Late August in Sacramento sees a rush of hundreds of bills decided by the California Legislature. Some pass and are sent to the governor’s desk for his decision to sign or not sign. Some are sent to oblivion. Unfortunately, most bills increase the tax or regulatory burdens on California citizens and businesses.
Here are five of the worst that ought to be deep-sixed. Or if they pass, vetoed by Gov. Gavin Newsom.
Assembly Bill 257 is by Assemblyman Chris Holden, D-Pasadena. Misleadingly titled the Fast Food Accountability and Standards Recovery Act, it would hyper-regulate the fast food industry, increase costs to consumers and kill jobs. Many fast-food restaurants, already damaged by the COVID lockdowns, would go out of business.
It would establish a new bureaucracy, the Fast Food Sector Council, within the Department of Industrial Relations. That would set wage and other standards for the industry, on top of existing state minimum wage and other regulations. And it would allow violation lawsuits not only against the local operations, but the parent companies in other states — discouraging them from locating or expanding here.
As Pretzel Power CEO Alex Johnson pointed out, already “California has the strongest labor laws and highest wage laws in the country to ensure healthy and sustainable workplace environments.”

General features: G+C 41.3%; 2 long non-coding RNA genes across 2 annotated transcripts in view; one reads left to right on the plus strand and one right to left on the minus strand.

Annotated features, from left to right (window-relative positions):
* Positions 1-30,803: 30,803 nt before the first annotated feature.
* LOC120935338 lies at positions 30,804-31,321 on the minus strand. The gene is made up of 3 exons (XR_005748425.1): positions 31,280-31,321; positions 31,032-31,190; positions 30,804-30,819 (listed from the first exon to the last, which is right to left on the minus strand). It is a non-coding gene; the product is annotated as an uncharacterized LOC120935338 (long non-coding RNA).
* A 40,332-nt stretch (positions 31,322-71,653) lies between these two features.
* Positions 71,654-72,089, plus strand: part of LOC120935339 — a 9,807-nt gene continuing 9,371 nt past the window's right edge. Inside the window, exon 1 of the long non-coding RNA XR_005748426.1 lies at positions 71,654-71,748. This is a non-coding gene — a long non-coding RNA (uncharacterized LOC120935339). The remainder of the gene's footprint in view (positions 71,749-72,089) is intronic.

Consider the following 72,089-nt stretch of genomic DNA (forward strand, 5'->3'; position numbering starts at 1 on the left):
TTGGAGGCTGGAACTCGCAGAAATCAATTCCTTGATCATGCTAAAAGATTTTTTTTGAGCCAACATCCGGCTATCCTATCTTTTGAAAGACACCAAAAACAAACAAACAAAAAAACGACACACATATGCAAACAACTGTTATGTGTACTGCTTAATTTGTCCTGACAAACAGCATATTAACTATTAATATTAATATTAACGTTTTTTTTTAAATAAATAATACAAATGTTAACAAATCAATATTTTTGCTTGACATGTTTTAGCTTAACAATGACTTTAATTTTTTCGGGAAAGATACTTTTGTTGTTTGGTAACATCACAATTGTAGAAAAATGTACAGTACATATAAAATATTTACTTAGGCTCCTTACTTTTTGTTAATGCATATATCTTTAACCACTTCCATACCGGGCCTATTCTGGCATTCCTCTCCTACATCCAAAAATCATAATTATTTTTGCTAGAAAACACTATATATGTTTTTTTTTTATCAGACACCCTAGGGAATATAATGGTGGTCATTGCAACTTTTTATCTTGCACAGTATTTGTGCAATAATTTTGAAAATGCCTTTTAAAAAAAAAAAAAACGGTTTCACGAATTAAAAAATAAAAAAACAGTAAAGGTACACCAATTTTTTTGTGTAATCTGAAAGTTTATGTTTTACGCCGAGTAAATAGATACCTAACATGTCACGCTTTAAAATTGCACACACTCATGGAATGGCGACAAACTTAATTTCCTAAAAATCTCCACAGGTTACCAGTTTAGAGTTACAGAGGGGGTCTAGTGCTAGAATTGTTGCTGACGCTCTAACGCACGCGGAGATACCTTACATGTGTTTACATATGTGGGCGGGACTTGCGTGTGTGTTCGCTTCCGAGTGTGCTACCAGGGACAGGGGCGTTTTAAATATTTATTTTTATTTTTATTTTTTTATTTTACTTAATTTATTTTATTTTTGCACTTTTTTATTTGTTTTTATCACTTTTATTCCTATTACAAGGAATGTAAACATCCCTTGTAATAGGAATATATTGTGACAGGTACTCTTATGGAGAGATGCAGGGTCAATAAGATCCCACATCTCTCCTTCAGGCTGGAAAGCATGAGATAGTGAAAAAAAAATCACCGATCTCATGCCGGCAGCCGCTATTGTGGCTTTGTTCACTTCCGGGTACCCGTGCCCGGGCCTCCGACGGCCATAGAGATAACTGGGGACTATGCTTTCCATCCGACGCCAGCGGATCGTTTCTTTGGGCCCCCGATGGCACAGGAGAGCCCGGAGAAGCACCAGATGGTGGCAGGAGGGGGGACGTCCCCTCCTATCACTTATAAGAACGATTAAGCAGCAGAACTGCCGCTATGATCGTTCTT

Senate Bill 457 is by state Sen. Anthony Portantino, D-La Canada Flintridge. It would pay California families $2,500 per member, up to $7,500, not to own a car, through a state tax rebate. Just making sure someone is not using a neighbor’s car would be a regulatory nightmare. It would be no help to poor families forced to drive long distances to work because of the high cost of housing.
Assembly Bill 1717 is by Assemblymember Cecilia Aguiar-Curry, D-Davis. It would expand the list of jobs under “prevailing wages” for public-works projects done by private companies. Such wages usually are much higher than the market rate, often tripling or quadrupling the cost to taxpayers. State Sen. Pat Bates, R-Laguna Niguel, told us the bill would “impede and significantly increase the costs of fuel-reduction projects, particularly in disadvantaged communities.”
Assembly Bill 2183 is by Assemblymember Mark Stone, D-Santa Cruz.
It would force unionization on farm workers by ending secret ballots, which are the hallmark of democracy. Employees would be asked to sign representation “cards” instead, with more than 50% of the public signatures bringing unionization. Those who refuse to sign up for unionization could be intimidated. It also would make employers post an unreasonable bond to challenge a card “vote.”
Unionization votes should play by the same rules as other organizations in California. As election processes themselves are controversial across the country, now is not the time to introduce an anti-democratic scheme.
Senate Bill 1162 is by state Sen. Monique Limon, D-Santa Barbara. Although improved from earlier versions, it still would “require a private employer that has 100 or more employees to submit a pay data report” to the Department of Fair Employment and Housing “to include the median and mean hourly rate for each combination of race, ethnicity, and sex within each job category.”
This is an onerous new bureaucratic requirement on private businesses. Federal, state and local laws already ban discrimination in all those areas. The bill also would require a company “to include the pay scale for a position in any job posting.”
What if an employer is still trying to figure out the pay scale for a position that might take months to fill, with inflation pushing up the rate later on? Too bad, says Limon.
Here’s to hoping these bills get the axe.